A quick run-down of questions to ask about your current new media marketing strategy;
What is the overall purpose and goal of the website? (ie: sell cars, sell products, get leads)?
How much traffic is the site getting per month, and has this increased/decreased since last month?
Where is the site ranked on specific key phrases (ie: used cars)?
How popular is the website? How many members do you have?
How long do people stay on the site?
What online/offline marketing, advertising or promotion is being done on the site?
How much is spent on PPC per month? How many leads does this generate?
Comparison between PPC and non-PPC marketing – how much traffic/leads are being generated? (IE: Is PPC working?)
What future promotion/marketing efforts are to be done?
How many leads are generated from the site?
How many of these leads are turned to sales?
How much spam does the site get, and what measures have been put in place to reduce this?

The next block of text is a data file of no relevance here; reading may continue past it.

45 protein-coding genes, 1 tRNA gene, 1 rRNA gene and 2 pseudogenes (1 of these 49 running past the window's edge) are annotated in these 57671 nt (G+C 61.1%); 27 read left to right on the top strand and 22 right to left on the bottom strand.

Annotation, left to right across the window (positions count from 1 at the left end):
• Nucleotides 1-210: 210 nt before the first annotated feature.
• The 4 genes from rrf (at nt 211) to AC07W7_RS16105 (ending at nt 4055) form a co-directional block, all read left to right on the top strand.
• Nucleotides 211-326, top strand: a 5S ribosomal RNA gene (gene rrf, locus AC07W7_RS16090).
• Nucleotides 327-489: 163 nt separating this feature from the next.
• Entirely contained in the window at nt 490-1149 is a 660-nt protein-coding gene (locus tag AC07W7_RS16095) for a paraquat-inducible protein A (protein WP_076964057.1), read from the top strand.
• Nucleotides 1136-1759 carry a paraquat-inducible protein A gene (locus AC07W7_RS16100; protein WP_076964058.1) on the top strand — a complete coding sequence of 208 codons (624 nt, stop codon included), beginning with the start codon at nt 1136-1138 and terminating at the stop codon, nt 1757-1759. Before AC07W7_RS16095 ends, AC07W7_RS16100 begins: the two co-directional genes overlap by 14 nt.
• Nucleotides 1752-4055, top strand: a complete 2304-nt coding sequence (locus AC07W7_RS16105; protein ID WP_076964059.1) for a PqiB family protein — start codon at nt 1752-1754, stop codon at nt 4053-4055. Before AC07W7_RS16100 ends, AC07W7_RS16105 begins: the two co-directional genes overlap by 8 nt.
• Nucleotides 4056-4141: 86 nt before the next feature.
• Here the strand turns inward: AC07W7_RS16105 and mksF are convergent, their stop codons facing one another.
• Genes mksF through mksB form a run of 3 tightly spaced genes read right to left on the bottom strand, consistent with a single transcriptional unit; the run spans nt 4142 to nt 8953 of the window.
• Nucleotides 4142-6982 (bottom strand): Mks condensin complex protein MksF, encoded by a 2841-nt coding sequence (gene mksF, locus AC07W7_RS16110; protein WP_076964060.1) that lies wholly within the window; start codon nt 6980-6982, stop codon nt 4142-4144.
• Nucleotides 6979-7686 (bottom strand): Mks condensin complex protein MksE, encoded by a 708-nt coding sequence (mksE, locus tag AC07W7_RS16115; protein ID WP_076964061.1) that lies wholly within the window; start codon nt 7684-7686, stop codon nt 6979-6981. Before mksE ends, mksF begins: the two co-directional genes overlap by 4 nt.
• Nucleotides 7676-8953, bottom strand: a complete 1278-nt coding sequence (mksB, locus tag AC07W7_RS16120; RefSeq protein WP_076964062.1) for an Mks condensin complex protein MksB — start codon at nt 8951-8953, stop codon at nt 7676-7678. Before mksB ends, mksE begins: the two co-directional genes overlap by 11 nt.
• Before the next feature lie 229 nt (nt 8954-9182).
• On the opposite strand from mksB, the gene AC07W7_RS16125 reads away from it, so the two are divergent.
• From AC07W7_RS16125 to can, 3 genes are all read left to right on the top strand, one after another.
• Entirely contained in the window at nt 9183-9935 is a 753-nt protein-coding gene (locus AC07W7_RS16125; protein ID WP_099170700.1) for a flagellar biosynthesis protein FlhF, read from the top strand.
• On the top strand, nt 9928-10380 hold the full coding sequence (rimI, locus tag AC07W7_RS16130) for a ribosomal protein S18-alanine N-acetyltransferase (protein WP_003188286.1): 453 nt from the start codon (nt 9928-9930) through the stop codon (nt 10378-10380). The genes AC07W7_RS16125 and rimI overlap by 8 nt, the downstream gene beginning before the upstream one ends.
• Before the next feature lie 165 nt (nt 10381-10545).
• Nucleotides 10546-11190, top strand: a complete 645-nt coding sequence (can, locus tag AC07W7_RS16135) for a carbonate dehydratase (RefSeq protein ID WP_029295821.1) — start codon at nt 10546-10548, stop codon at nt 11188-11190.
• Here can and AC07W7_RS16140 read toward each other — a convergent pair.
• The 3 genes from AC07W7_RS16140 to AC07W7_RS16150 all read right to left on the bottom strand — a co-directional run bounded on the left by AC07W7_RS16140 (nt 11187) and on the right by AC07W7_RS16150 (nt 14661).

Is the website accessible? Does it conform to the latest DDA/Section 508 laws, if not – why not? How much will it cost to fix this? Is a complete site rewrite required?
Does the site have an accessibility statement?
Is the website usable, functional and easy-to-use, navigate and traverse?
It is reliable?
Is the site broken?
Are there any pages broken? (Check the error log)
It the site secure?
How is the site currently backed up (if at all)?
If the site is indeed broken, inaccessible, or is unreliable, you might want to actively think about switching provider, or building your own internal web team to handle all things ‘web’ — especially if the problems are very large.
Ultimately, a website is a marketing tool that can be optimised by your internal team, your current supplier; or by switching provider (think about freelancers too!).